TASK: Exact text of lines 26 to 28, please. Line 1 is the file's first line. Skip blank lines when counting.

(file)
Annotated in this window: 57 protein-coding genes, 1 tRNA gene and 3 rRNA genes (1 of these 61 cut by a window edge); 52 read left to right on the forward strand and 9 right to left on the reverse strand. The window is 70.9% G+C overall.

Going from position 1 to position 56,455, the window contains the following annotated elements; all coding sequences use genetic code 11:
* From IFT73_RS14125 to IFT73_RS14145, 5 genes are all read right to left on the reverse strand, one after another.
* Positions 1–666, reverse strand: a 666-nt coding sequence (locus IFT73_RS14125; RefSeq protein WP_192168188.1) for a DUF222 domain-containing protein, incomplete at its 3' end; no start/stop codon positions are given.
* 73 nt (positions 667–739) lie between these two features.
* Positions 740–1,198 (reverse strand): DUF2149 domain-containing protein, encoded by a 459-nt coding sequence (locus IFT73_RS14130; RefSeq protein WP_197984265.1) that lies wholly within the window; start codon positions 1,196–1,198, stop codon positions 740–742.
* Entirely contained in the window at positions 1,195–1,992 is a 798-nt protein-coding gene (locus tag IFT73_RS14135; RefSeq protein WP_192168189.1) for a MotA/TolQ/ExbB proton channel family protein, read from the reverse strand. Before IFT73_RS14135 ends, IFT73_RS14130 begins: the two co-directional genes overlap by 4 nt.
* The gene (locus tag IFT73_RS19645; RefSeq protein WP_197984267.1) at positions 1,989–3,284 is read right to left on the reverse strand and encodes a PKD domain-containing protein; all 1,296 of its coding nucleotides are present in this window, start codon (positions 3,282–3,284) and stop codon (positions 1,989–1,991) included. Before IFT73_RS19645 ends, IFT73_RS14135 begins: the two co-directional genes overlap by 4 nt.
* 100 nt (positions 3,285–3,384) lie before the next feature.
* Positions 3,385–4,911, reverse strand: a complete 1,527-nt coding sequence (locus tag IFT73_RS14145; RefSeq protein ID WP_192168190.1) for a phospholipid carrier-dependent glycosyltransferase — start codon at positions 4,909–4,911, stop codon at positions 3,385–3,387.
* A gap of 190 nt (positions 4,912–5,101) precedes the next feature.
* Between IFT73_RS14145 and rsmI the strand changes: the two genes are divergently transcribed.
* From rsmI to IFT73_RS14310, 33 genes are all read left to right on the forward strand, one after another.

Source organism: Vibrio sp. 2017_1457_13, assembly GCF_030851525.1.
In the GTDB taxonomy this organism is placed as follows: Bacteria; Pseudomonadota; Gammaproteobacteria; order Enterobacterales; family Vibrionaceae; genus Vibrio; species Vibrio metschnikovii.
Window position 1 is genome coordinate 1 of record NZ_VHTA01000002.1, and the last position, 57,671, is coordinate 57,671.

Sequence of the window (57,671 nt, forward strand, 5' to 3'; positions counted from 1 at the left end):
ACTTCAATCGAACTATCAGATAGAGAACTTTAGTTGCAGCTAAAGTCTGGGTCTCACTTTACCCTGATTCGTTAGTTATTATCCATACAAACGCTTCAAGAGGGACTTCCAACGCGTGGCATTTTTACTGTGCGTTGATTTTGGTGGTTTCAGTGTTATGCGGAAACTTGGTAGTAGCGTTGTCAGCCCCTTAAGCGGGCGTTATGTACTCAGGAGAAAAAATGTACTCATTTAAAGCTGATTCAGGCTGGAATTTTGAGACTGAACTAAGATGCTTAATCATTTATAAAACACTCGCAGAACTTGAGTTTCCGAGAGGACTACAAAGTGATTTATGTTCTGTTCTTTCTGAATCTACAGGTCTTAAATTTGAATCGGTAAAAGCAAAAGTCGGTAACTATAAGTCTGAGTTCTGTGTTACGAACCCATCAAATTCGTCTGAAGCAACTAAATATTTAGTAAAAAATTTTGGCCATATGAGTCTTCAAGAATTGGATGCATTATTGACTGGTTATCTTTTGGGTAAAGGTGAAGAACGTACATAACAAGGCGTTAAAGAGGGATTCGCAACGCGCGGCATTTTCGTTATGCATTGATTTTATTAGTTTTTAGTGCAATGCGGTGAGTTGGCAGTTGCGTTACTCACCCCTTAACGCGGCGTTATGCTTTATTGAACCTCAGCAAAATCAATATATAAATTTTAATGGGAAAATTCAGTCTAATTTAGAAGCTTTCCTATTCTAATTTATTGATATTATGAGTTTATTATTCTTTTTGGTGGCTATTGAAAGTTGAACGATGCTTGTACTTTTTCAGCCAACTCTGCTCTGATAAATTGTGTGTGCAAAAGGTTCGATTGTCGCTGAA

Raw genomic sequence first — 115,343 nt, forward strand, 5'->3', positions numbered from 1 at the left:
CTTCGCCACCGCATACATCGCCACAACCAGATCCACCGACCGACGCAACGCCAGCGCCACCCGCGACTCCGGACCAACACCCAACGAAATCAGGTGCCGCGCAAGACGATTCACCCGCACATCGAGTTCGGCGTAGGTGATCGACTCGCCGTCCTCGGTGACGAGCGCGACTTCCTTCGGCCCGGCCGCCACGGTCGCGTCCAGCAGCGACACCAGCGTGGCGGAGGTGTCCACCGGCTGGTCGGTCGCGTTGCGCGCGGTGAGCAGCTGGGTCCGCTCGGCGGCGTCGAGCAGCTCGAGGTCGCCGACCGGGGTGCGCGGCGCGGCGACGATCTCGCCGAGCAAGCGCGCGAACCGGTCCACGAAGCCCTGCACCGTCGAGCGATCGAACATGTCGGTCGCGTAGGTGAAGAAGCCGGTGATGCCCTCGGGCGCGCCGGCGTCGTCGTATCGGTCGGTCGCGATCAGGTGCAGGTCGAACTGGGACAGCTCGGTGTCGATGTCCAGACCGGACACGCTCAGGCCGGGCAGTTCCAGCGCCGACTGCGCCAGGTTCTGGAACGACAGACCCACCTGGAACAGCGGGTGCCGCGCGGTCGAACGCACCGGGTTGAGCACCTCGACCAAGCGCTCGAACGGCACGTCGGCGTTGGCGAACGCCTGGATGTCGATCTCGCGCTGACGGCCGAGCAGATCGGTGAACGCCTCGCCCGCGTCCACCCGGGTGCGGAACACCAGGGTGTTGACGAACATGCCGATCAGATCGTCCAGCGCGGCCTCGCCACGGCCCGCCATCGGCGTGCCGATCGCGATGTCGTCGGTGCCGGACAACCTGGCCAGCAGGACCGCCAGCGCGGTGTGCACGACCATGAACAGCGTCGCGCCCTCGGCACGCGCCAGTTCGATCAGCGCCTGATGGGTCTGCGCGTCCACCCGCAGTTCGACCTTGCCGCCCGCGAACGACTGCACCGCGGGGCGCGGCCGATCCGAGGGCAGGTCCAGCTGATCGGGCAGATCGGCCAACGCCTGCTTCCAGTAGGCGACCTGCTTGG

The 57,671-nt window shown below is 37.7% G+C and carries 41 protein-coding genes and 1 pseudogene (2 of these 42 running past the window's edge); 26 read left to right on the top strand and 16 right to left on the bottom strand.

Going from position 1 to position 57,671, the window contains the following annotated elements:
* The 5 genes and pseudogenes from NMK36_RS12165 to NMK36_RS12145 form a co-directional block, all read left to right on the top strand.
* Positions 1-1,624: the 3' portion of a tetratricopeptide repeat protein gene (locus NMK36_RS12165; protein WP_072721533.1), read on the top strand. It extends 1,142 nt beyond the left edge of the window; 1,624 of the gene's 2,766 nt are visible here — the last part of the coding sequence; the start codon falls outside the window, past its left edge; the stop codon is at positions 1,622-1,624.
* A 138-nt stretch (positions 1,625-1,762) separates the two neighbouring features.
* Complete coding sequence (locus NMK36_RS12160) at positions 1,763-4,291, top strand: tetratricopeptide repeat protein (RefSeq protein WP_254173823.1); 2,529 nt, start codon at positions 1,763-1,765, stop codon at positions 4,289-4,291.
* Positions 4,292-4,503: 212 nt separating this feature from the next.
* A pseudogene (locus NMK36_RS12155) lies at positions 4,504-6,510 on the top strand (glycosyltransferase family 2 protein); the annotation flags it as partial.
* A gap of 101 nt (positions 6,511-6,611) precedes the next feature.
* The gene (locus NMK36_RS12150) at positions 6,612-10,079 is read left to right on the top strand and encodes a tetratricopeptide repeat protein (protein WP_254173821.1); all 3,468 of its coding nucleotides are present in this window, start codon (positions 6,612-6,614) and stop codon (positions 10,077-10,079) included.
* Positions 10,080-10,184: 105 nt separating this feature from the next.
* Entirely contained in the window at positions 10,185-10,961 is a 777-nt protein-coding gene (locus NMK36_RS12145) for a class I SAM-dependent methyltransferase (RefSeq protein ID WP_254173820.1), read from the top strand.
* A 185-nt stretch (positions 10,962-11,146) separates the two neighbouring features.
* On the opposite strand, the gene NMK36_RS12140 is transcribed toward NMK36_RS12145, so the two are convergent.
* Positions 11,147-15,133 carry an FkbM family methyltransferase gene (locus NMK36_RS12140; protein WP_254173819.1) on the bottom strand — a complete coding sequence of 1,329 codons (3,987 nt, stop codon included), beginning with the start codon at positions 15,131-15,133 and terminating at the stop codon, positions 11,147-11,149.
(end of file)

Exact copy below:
* Complete coding sequence (locus NMK36_RS12160) at positions 1,763-4,291, top strand: tetratricopeptide repeat protein (RefSeq protein WP_254173823.1); 2,529 nt, start codon at positions 1,763-1,765, stop codon at positions 4,289-4,291.
* Positions 4,292-4,503: 212 nt separating this feature from the next.
* A pseudogene (locus NMK36_RS12155) lies at positions 4,504-6,510 on the top strand (glycosyltransferase family 2 protein); the annotation flags it as partial.